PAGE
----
A team of OSU undergrads designs a wireless sensor system to help scientists study mountainous forests from the comfort of their PDA.
The science of mountain airsheds requires a strong back as well as a sharp mind – especially when you’re lugging a 65-pound golf-cart battery in your pack.
An interdisciplinary team of OSU students is working to make the science easier on the back, and also the environment. The three seniors – Drew Smith, Erin Wyckoff and Brian Wilson – recently spent 10 weeks scaling the steep slopes of H.J. Andrews Experimental Forest, pooling their individual expertise in electrical engineering, soil science and atmospheric science to test and refine a networked wireless system for monitoring what OSU’s Terra magazine calls the “exhaled byproducts of the forest” (see Grasping for Air). They are helping unplug the high-tech sensors that researchers use to measure the ebb and flow of carbon-laden air, connecting them instead through a new generation of ultra-low-power sensing devices that save energy and vastly extend the range of existing equipment in mountainous terrain.
Thanks to their efforts, funded by the National Science Foundation, the miles of electric wire that currently snake through the experimental watershed in glistening black tangles will be relegated to the dustbin of technology.
Wires “degrade, animals chew through them, we trip over them,” says Adam Kennedy, the forest science faculty research assistant who coordinated the team. “This could totally reshape the design of future research sites.”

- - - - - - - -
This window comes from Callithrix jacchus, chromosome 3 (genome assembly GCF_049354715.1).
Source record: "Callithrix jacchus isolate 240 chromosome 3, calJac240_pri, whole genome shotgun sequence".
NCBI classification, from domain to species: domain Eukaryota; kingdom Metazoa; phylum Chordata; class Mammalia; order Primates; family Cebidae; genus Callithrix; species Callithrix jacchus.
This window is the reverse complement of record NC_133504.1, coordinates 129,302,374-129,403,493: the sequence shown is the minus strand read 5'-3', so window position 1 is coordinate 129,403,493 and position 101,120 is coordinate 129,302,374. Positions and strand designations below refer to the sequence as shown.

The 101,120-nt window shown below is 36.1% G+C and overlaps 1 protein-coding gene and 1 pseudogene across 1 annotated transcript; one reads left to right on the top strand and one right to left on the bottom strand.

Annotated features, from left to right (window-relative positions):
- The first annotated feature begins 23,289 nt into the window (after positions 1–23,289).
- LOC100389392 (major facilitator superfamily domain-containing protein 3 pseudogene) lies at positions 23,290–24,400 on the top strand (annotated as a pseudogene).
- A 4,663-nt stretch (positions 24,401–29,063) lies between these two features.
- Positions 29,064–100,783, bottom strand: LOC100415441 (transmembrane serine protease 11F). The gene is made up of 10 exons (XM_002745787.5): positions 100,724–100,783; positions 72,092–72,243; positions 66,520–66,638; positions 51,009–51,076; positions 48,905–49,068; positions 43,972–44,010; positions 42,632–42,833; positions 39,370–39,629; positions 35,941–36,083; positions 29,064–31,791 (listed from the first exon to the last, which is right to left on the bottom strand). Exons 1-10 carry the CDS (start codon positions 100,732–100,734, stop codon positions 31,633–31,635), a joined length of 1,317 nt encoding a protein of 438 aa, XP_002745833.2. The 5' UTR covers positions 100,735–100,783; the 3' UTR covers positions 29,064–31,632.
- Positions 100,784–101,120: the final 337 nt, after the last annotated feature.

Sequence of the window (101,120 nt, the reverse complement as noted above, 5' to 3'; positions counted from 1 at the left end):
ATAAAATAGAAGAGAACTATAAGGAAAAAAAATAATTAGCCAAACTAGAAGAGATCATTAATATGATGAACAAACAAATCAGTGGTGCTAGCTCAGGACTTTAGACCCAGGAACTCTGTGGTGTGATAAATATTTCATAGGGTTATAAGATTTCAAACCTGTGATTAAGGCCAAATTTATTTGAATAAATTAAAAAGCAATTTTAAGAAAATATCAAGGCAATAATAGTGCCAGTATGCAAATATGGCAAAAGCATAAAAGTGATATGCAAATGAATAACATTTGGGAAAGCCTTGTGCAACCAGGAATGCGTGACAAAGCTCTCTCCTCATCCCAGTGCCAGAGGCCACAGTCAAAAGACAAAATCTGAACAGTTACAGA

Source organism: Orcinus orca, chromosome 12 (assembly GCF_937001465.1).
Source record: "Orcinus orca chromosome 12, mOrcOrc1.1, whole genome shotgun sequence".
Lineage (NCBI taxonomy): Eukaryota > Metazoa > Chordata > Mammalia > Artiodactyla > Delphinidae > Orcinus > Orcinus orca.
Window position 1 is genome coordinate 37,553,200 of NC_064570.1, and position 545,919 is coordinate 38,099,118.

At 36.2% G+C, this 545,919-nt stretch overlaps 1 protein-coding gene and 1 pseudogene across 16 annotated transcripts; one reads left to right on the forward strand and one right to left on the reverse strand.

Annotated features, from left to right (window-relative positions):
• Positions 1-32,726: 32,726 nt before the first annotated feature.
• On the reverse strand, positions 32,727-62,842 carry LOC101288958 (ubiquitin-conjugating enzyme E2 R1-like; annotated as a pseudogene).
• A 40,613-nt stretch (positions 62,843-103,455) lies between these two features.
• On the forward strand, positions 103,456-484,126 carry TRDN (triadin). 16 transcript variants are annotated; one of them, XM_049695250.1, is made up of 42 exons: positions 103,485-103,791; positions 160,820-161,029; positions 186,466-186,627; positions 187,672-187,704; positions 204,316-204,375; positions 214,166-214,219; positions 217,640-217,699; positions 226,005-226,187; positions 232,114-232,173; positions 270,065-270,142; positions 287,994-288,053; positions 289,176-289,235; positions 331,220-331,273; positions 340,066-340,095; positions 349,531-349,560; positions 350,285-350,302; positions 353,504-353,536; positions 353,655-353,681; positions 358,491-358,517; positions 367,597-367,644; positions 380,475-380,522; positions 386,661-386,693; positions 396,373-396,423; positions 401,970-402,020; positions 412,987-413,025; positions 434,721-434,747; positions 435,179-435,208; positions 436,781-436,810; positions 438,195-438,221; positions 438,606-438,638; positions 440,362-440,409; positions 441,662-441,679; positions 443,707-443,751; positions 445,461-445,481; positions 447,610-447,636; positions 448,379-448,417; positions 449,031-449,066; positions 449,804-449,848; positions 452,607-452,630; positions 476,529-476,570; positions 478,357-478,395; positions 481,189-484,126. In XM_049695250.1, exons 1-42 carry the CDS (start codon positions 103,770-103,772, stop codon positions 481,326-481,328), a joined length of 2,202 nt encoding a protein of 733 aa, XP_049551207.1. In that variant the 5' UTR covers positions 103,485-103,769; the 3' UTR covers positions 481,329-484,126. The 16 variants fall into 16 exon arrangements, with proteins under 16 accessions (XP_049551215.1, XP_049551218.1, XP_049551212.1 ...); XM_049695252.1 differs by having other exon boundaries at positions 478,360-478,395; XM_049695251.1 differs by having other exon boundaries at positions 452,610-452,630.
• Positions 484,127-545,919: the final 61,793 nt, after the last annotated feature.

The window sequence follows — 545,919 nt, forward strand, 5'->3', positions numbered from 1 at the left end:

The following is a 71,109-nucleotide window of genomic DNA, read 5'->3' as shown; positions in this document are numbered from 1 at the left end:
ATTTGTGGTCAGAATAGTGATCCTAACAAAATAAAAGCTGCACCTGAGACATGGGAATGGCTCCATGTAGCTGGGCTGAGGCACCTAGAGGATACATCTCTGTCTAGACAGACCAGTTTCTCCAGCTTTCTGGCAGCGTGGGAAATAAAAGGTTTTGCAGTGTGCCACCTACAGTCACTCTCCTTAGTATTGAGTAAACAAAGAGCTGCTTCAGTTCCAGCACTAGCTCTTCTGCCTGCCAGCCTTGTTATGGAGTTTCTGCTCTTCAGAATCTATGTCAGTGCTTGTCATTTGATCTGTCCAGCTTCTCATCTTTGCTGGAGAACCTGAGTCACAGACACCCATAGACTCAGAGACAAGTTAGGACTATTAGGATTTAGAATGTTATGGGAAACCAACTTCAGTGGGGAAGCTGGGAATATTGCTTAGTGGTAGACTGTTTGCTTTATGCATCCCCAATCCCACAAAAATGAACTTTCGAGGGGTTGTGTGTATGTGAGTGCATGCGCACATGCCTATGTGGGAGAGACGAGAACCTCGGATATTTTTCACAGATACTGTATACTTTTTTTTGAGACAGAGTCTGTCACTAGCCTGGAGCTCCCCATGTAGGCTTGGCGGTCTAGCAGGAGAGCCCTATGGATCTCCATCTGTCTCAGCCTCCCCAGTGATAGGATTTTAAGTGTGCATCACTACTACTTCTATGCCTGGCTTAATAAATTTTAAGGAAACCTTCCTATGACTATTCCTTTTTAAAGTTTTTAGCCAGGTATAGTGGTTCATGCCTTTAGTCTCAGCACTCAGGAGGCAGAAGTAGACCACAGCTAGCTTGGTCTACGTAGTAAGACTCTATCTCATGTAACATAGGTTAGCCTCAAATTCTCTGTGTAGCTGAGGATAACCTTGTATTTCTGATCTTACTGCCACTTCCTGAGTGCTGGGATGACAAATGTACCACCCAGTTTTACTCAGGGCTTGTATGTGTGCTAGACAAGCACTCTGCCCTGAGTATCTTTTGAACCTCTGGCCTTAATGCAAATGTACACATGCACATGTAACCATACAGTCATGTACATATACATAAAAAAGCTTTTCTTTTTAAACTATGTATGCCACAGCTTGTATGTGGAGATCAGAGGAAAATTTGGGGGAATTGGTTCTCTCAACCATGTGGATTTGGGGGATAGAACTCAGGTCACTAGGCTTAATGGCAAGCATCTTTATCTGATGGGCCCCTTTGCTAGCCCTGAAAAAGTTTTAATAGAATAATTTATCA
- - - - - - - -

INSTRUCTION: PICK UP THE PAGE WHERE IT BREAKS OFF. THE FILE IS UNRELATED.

The project is a team effort. One typical workday in early August, Smith could be seen tapping away at his laptop as he crouched among ferns, reprogramming a custom-fabricated circuit board – the “hub” of the integrated system. The electrical engineering major pored over some 800 lines of computer code while Wilson and Wyckoff trekked the trails, positioning and repositioning the sensors in search of sweet spots that picked up signals.
Wilson was working to upgrade the Andrews’ air-sensing system, to gather vertical temperature and pressure profiles continuously and in real time. Wyckoff, meanwhile, programmed the “brains” of the Andrews’ prized auto-sampler – a state-of-the-art machine that measures carbon flux in soil – so it will work without wires. Instead of tramping across sensitive undergrowth to download data from probes that record moisture, decomposition, soil chemistry and other information, scientists will be able to tap readings remotely through their BlackBerry or Palm Pilot.
Once researchers develop robust sensor networks that operate without wires and batteries, the mysteries of mountain forests will be easier to unravel – for both the forests and the scientists.